by KARUNA TULI
There are many tattoo artists in London, but apprentice Tasha Jade Lambert uses her set of needles differently. She adds an element of charity to her patterns.
Working with the World Wide Fund for Nature (WWF) and People’s Trust for Endangered Species (PTES), Lambert began designing tattoos of endangered animals and donated 50 per cent of her proceeds to the organisations.
At 22, Lambert is a tattoo apprentice, working towards getting her professional licence. While completing her degree in illustration, she has been working at a number of studios.
“I think I was trying to be cool when I was younger. I was really into art, but I was never exposed to tattoos by my family. It was just something I found,” she said.
Tasha didn’t always know she wanted to be a tattoo artist. In fact, she spent her childhood hidden from the world of body art. She used to be deathly afraid of needles.
At 18, she got her first tattoo, the word “determination” on her forearm. Since then, fear has taken a backseat to the thrill she gets from getting inked. Her arm is covered from shoulder to wrist in tattoos, combining several different elements, including Harry Potter and one of her own designs of a rose.
Lambert isn’t interested in designing traditional tattoos, such as hearts and daggers or swallows and anchors. Instead, she prefers to use elements of animals and nature to tell a story.
“One side of the red line shows the animals alive, and the other shows them as bones. The red line is representative of allowing these animals to go extinct,” she said.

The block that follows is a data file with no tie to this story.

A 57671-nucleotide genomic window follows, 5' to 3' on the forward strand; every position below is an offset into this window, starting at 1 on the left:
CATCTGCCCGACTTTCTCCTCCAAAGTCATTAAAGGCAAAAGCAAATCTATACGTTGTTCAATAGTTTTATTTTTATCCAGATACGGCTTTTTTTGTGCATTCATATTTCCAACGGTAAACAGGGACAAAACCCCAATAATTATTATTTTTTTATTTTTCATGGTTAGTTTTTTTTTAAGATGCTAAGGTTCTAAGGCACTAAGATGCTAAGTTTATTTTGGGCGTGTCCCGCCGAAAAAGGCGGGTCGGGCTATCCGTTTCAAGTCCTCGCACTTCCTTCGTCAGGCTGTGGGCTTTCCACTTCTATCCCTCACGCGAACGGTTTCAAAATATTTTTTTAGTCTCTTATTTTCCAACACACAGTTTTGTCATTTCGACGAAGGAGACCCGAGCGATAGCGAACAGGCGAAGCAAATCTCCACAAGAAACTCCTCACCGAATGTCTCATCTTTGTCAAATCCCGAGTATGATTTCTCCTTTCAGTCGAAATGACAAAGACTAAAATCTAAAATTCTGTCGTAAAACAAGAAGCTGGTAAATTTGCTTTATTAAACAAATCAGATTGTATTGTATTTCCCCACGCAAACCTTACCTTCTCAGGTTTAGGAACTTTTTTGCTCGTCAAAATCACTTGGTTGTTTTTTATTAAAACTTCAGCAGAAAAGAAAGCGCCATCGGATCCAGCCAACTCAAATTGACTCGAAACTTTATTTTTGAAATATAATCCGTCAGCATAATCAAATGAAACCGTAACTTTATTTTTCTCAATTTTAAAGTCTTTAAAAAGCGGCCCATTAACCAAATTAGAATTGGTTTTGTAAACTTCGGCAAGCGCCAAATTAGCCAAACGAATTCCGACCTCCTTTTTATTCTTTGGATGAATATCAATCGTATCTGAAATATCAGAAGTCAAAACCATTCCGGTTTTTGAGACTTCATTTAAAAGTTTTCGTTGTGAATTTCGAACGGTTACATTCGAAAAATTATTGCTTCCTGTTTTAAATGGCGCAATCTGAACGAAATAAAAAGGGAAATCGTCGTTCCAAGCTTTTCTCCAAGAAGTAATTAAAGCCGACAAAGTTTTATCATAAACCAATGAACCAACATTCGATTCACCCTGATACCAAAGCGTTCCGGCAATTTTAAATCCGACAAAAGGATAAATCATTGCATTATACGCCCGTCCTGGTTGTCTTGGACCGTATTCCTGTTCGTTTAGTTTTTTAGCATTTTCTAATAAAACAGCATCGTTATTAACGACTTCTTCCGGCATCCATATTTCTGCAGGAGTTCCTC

“When I was looking for inspiration for my project at university, I noticed that there wasn’t a lot of the charitable element in tattooing and I wanted to bring that in.
“It’s exciting, because lots of ideas come to mind, but there’s still a way to get a clear message across.”
Lambert’s latest project was designed specifically for the Kew Foundation. The geometric and floral designs were inspired by the famous gardens.
“The watercolours represent the freedom of nature with the plants and flowers, and the geometrical shapes represent the conformity of humans,” she said.
“The idea behind this is to show that they clash, that human conformity and the freedom of nature don’t go hand in hand.”
Lambert will continue working on curating exhibitions that display tattoo designs as pieces of art. She holds a strong belief that the initial artwork is just as important as the final product on the body.
“People still believe that tattooing is a craft. I want to show that it has just as much right to be in the contemporary art world,” she said.